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Watching YouTube Before Bed Doesn’t Have to Ruin Your Sleep

By Jiri Kaloc

Do you feel guilty about watching TV or YouTube videos before sleep? Maybe you don’t have to. New research looked at how media consumption impacts your sleep quality. It turns out that how you consume media matters. Let’s take a look.

Examining sleep and media use

We are often told that media use before bed is bad for us. The problem is that we don’t have a lot of good data to support this claim. Many studies previously looking at this use unreliable measurements of both sleep and media use and don’t pay attention to specific characteristics of media use and content. A new study published in the Journal of Sleep Research set out to correct these mistakes and examine more precisely how sleep is influenced by watching movies, TV or YouTube videos, browsing the internet, or listening to music before bed.

Checking a phone
Maybe you don’t have to feel guilty about watching YouTube before you go to sleep.

The study included 58 adults and instructed them to keep a “media diary” that recorded time spent with media before bed, location of use (in bed or outside of it), and multitasking (doing something else while consuming media). Electroencephalography (EEG) tests that detect electrical activity of the brain were then used to capture parameters such as bedtime, total sleep time, and the per cent of time spent in deep sleep and rapid eye movement (REM) sleep. Researchers monitored the participants for 3 nights.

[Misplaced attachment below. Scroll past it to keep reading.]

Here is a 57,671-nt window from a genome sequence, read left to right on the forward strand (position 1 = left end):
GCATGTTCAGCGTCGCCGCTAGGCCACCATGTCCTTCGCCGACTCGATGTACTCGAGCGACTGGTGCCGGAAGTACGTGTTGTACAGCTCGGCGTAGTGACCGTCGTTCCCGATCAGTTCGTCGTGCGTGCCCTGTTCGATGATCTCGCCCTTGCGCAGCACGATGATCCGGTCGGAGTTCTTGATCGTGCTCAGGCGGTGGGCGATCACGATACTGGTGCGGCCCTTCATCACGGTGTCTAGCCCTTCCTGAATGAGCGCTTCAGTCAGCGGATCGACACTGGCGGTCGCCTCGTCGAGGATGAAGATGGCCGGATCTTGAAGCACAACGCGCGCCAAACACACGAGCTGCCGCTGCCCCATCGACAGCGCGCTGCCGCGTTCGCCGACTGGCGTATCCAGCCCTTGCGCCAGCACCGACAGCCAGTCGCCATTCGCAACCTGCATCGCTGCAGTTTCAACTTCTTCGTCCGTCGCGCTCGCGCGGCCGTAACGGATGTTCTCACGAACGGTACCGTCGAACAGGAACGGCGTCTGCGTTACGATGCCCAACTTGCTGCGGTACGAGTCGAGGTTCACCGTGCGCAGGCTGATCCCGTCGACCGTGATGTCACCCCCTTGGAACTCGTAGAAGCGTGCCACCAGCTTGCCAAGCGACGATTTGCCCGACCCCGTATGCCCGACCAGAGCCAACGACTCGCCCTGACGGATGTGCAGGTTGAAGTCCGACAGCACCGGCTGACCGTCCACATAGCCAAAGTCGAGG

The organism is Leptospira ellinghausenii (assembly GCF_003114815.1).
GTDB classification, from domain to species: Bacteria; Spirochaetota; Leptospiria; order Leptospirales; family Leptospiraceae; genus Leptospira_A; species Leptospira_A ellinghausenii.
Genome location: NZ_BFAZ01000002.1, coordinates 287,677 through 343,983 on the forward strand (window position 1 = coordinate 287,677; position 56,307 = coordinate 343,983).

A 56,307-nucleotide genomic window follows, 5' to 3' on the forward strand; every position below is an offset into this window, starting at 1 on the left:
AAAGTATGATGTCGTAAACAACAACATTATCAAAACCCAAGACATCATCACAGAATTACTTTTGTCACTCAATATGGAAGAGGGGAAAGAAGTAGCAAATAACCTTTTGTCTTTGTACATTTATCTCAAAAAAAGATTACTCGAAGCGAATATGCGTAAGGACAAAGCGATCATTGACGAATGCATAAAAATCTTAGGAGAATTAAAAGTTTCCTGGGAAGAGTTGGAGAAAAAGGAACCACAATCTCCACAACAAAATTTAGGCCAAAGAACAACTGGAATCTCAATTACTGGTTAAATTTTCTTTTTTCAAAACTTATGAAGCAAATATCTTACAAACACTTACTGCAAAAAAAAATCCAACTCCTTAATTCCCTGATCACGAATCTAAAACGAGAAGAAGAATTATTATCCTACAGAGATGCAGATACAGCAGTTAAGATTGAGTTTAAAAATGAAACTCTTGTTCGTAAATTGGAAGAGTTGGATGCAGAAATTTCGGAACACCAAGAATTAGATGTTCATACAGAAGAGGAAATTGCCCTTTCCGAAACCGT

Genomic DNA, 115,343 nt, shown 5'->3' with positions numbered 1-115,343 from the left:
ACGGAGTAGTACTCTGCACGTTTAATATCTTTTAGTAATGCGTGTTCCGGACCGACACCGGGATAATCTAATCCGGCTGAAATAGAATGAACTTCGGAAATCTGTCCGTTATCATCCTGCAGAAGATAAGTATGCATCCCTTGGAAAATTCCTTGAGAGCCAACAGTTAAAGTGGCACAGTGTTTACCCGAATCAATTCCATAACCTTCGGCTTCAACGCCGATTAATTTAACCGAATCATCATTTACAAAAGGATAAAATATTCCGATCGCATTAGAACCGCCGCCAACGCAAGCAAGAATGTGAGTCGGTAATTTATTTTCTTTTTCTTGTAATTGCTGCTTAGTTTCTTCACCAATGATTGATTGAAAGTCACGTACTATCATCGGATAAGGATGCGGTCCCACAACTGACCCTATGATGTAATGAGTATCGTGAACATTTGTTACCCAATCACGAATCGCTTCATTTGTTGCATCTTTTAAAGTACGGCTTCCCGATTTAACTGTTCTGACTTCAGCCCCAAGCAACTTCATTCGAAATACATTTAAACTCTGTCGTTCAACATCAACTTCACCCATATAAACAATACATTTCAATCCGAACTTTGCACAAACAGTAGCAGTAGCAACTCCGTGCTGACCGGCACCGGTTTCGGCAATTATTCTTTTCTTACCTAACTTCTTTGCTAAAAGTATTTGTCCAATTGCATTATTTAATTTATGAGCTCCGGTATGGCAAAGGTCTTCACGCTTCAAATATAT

Some media use before bed is beneficial for sleep!

The study showed that media use before bed was associated with an earlier bedtime and also with more sleep. But this was true only when there was no multitasking and when the media consumption happened in bed and was short. Plus, media use in the hour before falling asleep was associated overall with an earlier bedtime.

This beneficial effect was diminished by multitasking or media use outside of the bed and was negated the longer the media session lasted. The longer the media consumption lasted, the later the bedtime and the shorter the sleep time.

Sleep quality defined by time spent in deep and REM sleep phases was unaffected by media use before bed. Overall, researchers concluded that bedtime media use might not be as detrimental for sleep as some previous research has shown.

“If you are going to use media, like watching TV or listening to music, before bed, keep it a short, focused session and you are unlikely to experience any negative outcomes in your sleep that night,” said lead author Morgan Ellithorpe, PhD, of the University of Delaware.